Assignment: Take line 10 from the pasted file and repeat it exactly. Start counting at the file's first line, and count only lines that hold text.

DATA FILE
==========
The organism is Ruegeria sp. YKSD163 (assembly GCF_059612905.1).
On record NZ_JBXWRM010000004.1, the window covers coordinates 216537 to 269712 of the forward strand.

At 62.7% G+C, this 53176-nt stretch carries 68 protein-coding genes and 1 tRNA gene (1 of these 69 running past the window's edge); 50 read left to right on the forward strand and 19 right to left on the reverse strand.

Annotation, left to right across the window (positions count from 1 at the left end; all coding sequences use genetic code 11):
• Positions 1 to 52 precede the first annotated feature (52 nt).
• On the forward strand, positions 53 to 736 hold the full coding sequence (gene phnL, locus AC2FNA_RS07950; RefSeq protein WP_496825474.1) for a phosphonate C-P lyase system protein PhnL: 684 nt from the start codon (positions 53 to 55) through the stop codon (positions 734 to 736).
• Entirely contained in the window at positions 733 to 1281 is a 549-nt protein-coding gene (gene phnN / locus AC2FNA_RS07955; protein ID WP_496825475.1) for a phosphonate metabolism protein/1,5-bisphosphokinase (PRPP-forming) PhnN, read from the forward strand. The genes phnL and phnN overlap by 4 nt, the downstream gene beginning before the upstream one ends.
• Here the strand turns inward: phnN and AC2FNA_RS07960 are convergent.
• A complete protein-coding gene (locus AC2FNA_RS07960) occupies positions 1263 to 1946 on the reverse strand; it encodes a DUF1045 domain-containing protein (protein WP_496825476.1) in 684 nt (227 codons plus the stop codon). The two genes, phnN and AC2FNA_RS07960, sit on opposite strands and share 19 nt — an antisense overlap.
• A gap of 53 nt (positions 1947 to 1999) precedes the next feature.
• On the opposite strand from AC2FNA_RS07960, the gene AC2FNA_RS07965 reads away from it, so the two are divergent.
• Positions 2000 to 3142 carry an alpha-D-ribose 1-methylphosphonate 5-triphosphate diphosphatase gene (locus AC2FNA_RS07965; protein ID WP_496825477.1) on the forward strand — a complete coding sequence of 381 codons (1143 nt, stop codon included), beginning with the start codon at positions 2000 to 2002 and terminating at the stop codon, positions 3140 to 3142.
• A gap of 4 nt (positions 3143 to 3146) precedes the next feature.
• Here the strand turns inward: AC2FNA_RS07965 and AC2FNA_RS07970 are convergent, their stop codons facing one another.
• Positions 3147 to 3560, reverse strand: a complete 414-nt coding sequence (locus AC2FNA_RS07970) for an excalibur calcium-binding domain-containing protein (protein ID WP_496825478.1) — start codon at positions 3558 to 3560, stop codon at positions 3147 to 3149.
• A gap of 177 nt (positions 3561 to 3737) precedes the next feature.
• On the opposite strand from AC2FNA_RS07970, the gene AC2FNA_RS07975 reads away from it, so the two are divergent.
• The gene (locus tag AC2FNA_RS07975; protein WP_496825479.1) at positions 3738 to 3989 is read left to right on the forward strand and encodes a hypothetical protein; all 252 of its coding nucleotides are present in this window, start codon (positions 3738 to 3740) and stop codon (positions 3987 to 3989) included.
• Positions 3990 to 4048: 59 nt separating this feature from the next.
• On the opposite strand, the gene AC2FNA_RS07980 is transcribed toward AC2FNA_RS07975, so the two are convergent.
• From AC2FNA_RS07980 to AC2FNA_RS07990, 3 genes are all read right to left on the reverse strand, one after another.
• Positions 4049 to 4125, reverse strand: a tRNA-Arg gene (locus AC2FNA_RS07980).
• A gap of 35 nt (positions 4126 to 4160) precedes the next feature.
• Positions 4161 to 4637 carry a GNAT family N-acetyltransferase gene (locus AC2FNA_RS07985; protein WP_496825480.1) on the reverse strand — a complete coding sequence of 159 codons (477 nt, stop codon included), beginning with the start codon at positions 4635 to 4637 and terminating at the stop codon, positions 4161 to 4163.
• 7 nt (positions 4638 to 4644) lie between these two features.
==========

• A gap of 53 nt (positions 1947 to 1999) precedes the next feature.